Because of this last point, the PP has been accused of being unscientific and dangerous by those who want to move forward with new technologies like xeno. This accusation cannot withstand serious scrutiny however. Using the PP to decide about xeno can’t be unscientific (unless the decision rests on false empirical claims) because that decision is inherently moral and political. Whether xeno is dangerous or not depends on the facts of the case and one’s conception of danger, rather than whether one decides to be precautious. A decision about xeno is a moral decision because it distributes benefits and burdens among individuals in ways that are either fair or unfair. It can reasonably be argued that pursuing xeno may result in benefits to some, possibly at great cost to many others: those with organ failure may benefit, but all of humanity will be put at risk. A decision about xeno is a political decision because it is a moral decision, and the differing interests at stake may reflect different entrenched priorities. For example, successful xeno is expected to be enormously profitable; a successful xeno protocol might also bag a Nobel prize for its inventor. And patient groups may well be focusing on their own plight at the expense of the public interest.

Is using the PP itself dangerous? The relevant questions are, what kind of dangers are there, and to whom? Stopping xeno could certainly endanger the political interests just listed: researchers and health care providers might not get the fortune and fame they seek, and patients with end-stage organ failure could lose hope of a remedy. However, stopping xeno ends the danger of epidemics caused by it. So it is oversimplified to say that the PP is dangerous itself – indeed, it’s more plausible to say that not using the PP puts humanity in more danger than using it. Refusing to subject xeno to the PP is tantamount to demanding dead bodies to prove that xeno is bad and only then stopping it: it also assumes any resulting disease can be controlled. But not all genies can be stuffed back in their bottles, as AIDS and other diseases have shown.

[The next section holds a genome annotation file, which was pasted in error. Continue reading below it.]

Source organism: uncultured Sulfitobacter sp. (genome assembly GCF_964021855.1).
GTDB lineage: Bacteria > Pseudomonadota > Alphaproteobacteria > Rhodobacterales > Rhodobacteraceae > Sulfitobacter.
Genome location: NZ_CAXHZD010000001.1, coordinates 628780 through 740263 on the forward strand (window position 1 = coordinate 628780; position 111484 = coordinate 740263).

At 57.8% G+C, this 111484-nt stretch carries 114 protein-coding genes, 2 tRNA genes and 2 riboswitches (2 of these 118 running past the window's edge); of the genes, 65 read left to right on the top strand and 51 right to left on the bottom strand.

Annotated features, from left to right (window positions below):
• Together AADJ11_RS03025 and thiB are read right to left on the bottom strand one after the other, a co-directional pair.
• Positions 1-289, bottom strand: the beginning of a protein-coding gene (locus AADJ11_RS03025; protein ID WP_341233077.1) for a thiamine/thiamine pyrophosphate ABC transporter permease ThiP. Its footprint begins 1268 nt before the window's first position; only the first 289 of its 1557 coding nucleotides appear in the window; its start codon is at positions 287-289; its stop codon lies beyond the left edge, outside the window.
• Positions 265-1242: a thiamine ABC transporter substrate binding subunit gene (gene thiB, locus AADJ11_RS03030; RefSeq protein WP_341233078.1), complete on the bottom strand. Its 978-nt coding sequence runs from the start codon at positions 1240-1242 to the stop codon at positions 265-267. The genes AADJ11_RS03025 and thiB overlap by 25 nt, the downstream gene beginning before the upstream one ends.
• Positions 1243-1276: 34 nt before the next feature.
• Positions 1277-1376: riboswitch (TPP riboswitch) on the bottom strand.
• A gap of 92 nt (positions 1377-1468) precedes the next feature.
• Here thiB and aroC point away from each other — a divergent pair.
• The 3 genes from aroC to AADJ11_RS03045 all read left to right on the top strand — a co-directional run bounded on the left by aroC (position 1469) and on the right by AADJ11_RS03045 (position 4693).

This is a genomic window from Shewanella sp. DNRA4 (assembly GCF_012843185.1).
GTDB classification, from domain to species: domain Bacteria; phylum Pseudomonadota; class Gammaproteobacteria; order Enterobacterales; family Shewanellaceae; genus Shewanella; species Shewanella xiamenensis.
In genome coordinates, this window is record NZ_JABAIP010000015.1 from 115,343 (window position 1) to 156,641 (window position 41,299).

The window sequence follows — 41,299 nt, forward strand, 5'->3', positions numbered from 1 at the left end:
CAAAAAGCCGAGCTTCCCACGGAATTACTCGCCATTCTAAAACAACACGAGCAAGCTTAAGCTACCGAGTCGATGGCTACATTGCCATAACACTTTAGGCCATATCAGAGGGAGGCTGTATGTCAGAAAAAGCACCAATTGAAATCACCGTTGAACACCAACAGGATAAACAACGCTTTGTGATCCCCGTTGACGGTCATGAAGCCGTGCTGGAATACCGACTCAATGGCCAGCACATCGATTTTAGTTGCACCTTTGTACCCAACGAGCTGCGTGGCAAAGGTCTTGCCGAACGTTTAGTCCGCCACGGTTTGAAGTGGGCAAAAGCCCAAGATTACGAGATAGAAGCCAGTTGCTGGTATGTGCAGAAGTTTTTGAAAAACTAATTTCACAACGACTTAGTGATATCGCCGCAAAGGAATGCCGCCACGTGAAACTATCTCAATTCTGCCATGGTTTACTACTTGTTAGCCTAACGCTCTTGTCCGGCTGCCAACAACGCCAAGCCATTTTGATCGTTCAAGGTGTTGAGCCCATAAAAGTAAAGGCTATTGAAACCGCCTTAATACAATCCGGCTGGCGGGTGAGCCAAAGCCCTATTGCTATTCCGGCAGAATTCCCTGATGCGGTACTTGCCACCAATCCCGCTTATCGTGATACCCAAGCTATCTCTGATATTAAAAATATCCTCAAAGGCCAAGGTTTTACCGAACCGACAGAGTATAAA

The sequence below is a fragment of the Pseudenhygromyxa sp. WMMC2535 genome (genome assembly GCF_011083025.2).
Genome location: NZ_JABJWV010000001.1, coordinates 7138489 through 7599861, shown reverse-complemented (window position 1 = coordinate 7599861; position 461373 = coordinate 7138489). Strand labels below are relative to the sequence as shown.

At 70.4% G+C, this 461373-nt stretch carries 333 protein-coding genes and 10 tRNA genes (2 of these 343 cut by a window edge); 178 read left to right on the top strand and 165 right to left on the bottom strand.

The legitimate moral interest that appears to be left out by the PP is, of course, the welfare of patients with end-stage organ failure. This problem is addressed by considering the alternatives to precaution. Also, alternatives to xeno itself that now seem remote might soon be competitive.

The central question is how to diminish the gap between the low supply of organs and the high demand for them. The obvious first step would be to universally apply the most successful strategies for increasing donation rates, and to develop new ones. Another step would be to apply other existing treatments and develop others. Existing treatments might rescue some who now face organ failure; for example some treatments, such as heart assist devices, currently considered as bridges to transplant, are showing promising signs of providing sufficient respite for damaged organs to repair themselves. New technologies such as tissue engineer-ing also show promise. Astoundingly, researchers have already constructed a functioning dog bladder. And, the potential of stem cells is still unknown, but perhaps revolutionary.

Preventing disease in the first place would be best, naturally. Yet some cases of organ failure are caused by accidents and poorly understood diseases. Better regulation and enforcement could probably reduce the number of accidents significantly, and hopefully research will continue to decrease the number of poorly understood diseases. But what is interesting is the extent to which the remaining cases of organ failure could be headed off at the pass altogether. Diabetes, smoking and sedentariness, for instance, are major causes of organ failure. An all-out public health campaign – one not fettered by commercial interests – could therefore much reduce the number of those who, as things now stand, will wind up on transplant lists. We can already make a big difference in the amount of disease, disability, and death caused by self-neglect.

Most of those now on transplant lists cannot be saved by these suggestions. I’m afraid that there are moral limits to what can be offered to them – a perspective we normally take for granted, but which tends to get lost in the xeno debate. If it were proposed that we kill a healthy individual to distribute her or his organs to five needy others, everybody would laugh [see Three Guys With Failing Organs in this very issue - Ed]. The perhaps worse potential risk to others seems less problematic since it is more remote, indirect, ‘statistical’ rather than personal. But this tendency is widespread, leading us to ignore huge moral issues that are not ‘in our faces’. The AIDS disaster in Africa is barely on U.S. radar screens, whereas 9/11 is being used as an excuse to turn the world upside down.